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Review

Is There a Causal Relationship between Childhood Obesity and Acute Lymphoblastic Leukemia? A Review

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Department of Pediatrics, McMaster University, Hamilton, ON L8N 3Z5, Canada
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Division of Pediatric Endocrinology, McMaster Children’s Hospital, Hamilton, ON L8N 3Z5, Canada
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Michael G. De Groote School of Medicine, McMaster University, Hamilton, ON L8S4L8, Canada
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Division of Pediatric Hematology/Oncology, McMaster Children’s Hospital, Hamilton, ON L8N 3Z5, Canada
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Department of Health Research Methods, Evidence and Impact, McMaster University, Hamilton, ON L8S 4K1, Canada
*
Author to whom correspondence should be addressed.
Cancers 2020, 12(11), 3082; https://doi.org/10.3390/cancers12113082
Received: 14 September 2020 / Revised: 12 October 2020 / Accepted: 14 October 2020 / Published: 22 October 2020
(This article belongs to the Special Issue How Does Obesity Cause Cancer?)
The childhood obesity epidemic is impacting tens of millions of children globally. While obesity causes several cancers in adults, its potential role in causing pediatric cancers remains unclear. In this review, we assess the potential contribution of obesity to the development of acute lymphoblastic leukemia (ALL), the most common pediatric cancer. We review the possible mechanisms by which the adipose tissue attracts and protects leukemia cells and how it interferes with the actions of chemotherapies used in ALL treatment. We also examine adipose tissue-secreted molecules and fuels that may support leukemia development. While there are no current definite causal links between obesity and ALL, there are plausible mechanisms that need further investigation to explore the impact of obesity on causing ALL and on impacting treatment outcomes.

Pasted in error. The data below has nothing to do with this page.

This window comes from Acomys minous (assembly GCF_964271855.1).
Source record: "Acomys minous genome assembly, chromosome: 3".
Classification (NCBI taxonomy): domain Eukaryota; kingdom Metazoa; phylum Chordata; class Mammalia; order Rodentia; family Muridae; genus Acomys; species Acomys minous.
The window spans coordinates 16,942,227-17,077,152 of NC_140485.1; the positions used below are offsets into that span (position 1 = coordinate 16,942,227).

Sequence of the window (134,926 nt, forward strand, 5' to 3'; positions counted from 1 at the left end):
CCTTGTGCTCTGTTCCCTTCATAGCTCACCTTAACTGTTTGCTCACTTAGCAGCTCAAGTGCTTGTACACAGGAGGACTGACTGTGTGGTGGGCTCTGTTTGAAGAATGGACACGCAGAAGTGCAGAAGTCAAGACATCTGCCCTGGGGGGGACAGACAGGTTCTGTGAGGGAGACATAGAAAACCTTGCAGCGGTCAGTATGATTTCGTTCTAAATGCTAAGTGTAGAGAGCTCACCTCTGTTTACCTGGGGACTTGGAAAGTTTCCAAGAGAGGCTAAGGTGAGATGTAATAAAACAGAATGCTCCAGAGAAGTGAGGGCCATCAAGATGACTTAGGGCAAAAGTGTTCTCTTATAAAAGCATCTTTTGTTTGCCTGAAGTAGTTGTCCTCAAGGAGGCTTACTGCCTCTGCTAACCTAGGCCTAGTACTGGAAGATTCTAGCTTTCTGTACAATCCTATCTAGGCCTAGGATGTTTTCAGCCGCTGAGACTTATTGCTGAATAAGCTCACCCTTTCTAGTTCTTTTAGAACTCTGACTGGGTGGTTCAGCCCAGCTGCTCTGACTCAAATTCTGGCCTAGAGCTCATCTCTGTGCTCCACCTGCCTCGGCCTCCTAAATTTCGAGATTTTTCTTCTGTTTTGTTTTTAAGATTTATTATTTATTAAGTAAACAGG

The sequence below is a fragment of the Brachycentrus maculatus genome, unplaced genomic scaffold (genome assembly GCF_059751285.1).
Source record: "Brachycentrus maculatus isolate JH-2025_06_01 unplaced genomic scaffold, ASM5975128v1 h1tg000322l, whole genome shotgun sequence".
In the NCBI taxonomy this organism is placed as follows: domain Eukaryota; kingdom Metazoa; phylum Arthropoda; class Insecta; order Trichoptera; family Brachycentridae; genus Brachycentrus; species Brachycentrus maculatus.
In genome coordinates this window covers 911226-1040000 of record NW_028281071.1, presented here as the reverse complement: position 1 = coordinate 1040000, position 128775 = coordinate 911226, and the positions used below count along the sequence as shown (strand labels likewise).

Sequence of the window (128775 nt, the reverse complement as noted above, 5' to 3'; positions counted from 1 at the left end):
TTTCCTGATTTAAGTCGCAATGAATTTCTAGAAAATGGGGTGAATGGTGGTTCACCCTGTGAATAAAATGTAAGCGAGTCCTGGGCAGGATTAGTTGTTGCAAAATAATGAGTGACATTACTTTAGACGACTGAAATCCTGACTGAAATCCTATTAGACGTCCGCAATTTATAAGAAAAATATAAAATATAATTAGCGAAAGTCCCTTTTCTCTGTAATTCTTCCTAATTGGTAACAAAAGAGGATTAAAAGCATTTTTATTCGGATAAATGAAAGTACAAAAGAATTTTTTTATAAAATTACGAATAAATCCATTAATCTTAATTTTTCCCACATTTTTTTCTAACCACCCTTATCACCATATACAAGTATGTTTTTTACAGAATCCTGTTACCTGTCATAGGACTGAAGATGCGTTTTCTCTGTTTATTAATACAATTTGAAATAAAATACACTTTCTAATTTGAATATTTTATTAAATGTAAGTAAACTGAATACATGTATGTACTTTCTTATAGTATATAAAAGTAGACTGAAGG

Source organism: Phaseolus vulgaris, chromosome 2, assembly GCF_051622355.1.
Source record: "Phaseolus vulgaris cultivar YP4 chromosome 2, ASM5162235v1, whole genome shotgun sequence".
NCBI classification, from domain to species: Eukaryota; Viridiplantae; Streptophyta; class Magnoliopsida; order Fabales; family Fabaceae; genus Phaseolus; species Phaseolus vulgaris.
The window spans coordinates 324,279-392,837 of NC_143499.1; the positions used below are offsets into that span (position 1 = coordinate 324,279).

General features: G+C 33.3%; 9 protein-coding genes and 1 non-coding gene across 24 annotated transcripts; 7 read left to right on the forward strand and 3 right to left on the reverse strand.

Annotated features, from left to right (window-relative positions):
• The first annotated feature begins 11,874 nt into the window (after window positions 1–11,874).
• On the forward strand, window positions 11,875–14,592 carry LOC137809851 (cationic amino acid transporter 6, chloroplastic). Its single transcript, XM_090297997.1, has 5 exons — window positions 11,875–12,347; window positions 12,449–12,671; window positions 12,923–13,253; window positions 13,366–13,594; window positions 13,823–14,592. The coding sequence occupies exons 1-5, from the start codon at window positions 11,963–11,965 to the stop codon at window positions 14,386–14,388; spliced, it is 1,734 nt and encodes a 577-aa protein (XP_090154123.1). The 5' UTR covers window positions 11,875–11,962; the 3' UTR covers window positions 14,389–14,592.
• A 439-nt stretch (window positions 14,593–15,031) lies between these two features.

Childhood obesity is a growing epidemic with numerous global health implications. Over the past few years, novel insights have emerged about the contribution of adult obesity to cancer risk, but the evidence base is far more limited in children. While pediatric patients with acute lymphoblastic leukemia (ALL) are at risk of obesity, it is unclear if there are potential causal mechanisms by which obesity leads to ALL development. This review explores the endocrine, metabolic and immune dysregulation triggered by obesity and its potential role in pediatric ALL’s genesis. We describe possible mechanisms, including adipose tissue attraction and protection of lymphoblasts, and their impact on ALL chemotherapies’ pharmacokinetics. We also explore the potential contribution of cytokines, growth factors, natural killer cells and adipose stem cells to ALL initiation and propagation. While there are no current definite causal links between obesity and ALL, critical questions persist as to whether the adipose tissue microenvironment and endocrine actions can play a causal role in childhood ALL, and there is a need for more research to address these questions. View Full-Text
Keywords: childhood obesity; acute lymphoblastic leukemia; adipocyte; natural killer cells; cytokines; adipose stem cells childhood obesity; acute lymphoblastic leukemia; adipocyte; natural killer cells; cytokines; adipose stem cells
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MDPI and ACS Style

Dushnicky, M.J.; Nazarali, S.; Mir, A.; Portwine, C.; Samaan, M.C. Is There a Causal Relationship between Childhood Obesity and Acute Lymphoblastic Leukemia? A Review. Cancers 2020, 12, 3082. https://doi.org/10.3390/cancers12113082

AMA Style

Dushnicky MJ, Nazarali S, Mir A, Portwine C, Samaan MC. Is There a Causal Relationship between Childhood Obesity and Acute Lymphoblastic Leukemia? A Review. Cancers. 2020; 12(11):3082. https://doi.org/10.3390/cancers12113082

Chicago/Turabian Style

Dushnicky, Molly J., Samina Nazarali, Adhora Mir, Carol Portwine, and Muder C. Samaan 2020. "Is There a Causal Relationship between Childhood Obesity and Acute Lymphoblastic Leukemia? A Review" Cancers 12, no. 11: 3082. https://doi.org/10.3390/cancers12113082

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